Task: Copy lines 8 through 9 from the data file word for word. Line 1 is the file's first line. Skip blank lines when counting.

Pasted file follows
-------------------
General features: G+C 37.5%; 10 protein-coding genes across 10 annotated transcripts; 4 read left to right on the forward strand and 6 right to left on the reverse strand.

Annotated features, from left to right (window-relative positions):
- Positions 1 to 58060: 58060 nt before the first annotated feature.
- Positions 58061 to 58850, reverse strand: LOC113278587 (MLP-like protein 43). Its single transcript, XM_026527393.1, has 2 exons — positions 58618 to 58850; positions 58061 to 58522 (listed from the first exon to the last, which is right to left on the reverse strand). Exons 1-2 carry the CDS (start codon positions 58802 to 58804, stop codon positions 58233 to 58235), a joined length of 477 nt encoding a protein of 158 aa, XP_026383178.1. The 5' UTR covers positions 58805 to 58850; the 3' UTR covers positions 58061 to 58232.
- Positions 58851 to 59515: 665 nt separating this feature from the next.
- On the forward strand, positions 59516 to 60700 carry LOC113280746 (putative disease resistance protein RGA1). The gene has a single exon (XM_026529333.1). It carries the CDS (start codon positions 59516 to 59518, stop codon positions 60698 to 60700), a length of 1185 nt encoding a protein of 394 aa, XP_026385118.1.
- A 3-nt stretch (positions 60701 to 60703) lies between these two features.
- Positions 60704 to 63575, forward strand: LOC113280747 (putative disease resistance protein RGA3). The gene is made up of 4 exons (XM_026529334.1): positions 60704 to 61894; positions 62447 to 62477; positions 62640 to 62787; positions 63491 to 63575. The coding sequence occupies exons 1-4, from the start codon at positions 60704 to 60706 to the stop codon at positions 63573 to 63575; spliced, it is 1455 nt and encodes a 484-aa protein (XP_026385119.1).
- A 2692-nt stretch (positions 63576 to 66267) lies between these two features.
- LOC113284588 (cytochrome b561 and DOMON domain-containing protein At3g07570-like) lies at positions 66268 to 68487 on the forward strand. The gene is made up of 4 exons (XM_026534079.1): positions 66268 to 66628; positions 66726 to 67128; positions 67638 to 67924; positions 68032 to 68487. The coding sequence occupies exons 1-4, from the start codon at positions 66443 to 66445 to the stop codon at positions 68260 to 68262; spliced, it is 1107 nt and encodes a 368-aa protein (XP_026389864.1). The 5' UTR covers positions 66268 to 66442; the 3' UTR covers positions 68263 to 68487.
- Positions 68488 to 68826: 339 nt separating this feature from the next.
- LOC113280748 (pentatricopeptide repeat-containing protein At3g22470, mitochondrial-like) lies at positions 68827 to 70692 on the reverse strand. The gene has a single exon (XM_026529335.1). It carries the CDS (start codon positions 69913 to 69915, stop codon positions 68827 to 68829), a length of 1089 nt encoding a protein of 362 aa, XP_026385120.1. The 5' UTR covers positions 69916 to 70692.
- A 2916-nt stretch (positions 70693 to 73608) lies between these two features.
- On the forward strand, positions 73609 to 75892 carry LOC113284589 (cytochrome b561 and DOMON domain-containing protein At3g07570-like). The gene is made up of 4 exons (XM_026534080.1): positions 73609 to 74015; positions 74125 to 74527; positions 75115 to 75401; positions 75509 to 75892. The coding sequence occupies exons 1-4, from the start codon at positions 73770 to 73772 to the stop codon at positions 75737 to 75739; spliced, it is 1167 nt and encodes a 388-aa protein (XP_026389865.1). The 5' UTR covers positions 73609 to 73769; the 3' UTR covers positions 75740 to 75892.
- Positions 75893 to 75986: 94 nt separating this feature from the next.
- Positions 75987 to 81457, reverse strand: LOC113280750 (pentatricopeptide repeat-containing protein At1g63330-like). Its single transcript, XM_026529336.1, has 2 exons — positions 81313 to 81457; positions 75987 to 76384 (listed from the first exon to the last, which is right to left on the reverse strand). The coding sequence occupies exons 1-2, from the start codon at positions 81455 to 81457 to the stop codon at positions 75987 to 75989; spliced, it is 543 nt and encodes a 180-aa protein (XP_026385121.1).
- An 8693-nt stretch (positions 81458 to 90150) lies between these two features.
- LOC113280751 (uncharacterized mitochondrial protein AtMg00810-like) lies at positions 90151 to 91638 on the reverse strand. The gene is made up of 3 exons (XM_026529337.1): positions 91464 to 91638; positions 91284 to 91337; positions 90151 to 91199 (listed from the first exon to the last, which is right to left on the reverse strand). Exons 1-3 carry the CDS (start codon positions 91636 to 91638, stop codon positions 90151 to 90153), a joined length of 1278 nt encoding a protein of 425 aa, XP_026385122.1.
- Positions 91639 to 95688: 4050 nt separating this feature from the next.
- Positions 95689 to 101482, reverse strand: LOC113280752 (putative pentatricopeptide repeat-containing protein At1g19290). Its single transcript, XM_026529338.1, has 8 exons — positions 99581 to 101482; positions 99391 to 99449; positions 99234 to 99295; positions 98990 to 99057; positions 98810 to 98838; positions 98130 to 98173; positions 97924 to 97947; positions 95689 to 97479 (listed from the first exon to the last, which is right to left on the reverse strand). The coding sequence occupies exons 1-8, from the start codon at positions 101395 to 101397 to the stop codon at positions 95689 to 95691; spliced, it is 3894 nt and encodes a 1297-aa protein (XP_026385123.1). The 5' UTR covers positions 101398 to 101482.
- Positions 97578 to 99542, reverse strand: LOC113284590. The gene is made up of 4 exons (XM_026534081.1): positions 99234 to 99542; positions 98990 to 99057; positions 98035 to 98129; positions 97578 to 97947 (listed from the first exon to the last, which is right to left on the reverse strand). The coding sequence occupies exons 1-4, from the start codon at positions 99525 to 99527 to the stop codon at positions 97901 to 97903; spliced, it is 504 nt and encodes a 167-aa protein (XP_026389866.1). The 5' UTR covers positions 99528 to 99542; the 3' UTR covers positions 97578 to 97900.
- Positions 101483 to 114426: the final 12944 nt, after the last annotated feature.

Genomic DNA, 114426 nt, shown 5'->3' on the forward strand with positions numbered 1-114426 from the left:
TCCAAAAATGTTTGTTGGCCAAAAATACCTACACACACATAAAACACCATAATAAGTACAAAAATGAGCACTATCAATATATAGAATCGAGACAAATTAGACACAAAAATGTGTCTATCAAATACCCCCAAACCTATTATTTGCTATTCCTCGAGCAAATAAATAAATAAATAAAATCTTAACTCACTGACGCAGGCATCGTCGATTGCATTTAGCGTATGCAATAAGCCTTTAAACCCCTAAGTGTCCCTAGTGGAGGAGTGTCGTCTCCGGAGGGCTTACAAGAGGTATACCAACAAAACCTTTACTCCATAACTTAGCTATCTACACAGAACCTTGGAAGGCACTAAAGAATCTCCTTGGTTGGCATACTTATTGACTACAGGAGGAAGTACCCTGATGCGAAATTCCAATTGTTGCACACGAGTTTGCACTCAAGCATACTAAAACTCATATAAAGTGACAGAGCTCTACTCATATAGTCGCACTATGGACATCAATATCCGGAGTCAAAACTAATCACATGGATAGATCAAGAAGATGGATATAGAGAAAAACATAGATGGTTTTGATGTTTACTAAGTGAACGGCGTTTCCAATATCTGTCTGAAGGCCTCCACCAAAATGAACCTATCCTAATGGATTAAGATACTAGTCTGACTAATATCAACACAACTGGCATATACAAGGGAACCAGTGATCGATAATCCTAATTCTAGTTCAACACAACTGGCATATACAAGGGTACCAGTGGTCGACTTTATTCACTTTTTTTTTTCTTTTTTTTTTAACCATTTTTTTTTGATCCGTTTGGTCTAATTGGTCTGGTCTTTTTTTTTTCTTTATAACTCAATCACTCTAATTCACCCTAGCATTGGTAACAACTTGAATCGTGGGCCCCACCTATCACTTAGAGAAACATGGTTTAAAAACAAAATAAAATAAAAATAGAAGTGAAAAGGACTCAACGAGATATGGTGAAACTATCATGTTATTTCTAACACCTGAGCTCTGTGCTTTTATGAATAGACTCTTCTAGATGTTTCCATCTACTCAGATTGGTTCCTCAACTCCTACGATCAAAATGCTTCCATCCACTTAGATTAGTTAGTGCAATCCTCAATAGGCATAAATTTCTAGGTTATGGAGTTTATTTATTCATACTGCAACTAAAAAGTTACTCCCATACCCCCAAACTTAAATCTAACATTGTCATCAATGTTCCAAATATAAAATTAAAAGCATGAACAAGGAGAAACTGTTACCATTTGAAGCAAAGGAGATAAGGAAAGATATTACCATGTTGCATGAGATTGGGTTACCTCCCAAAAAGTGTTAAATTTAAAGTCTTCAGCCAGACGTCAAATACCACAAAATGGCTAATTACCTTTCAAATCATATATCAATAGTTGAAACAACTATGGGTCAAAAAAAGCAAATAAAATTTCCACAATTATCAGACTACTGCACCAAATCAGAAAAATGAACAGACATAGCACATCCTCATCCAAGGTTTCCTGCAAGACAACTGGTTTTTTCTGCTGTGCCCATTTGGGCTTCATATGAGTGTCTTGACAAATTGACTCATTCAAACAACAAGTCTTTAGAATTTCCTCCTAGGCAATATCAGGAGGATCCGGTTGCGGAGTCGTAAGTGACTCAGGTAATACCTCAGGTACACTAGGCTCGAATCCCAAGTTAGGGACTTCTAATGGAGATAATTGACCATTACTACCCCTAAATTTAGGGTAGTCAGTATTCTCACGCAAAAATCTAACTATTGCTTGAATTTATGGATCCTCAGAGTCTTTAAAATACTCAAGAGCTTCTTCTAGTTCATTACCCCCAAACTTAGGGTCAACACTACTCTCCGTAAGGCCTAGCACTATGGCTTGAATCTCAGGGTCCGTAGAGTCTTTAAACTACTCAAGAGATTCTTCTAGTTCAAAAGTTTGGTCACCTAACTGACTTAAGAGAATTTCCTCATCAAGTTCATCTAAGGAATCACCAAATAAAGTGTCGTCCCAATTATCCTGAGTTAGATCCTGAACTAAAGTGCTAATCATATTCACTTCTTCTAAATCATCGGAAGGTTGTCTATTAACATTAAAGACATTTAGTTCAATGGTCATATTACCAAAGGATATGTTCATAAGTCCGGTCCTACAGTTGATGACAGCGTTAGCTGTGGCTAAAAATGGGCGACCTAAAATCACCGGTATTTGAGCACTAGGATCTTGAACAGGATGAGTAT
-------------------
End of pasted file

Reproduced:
- Positions 60704 to 63575, forward strand: LOC113280747 (putative disease resistance protein RGA3). The gene is made up of 4 exons (XM_026529334.1): positions 60704 to 61894; positions 62447 to 62477; positions 62640 to 62787; positions 63491 to 63575. The coding sequence occupies exons 1-4, from the start codon at positions 60704 to 60706 to the stop codon at positions 63573 to 63575; spliced, it is 1455 nt and encodes a 484-aa protein (XP_026385119.1).
- A 2692-nt stretch (positions 63576 to 66267) lies between these two features.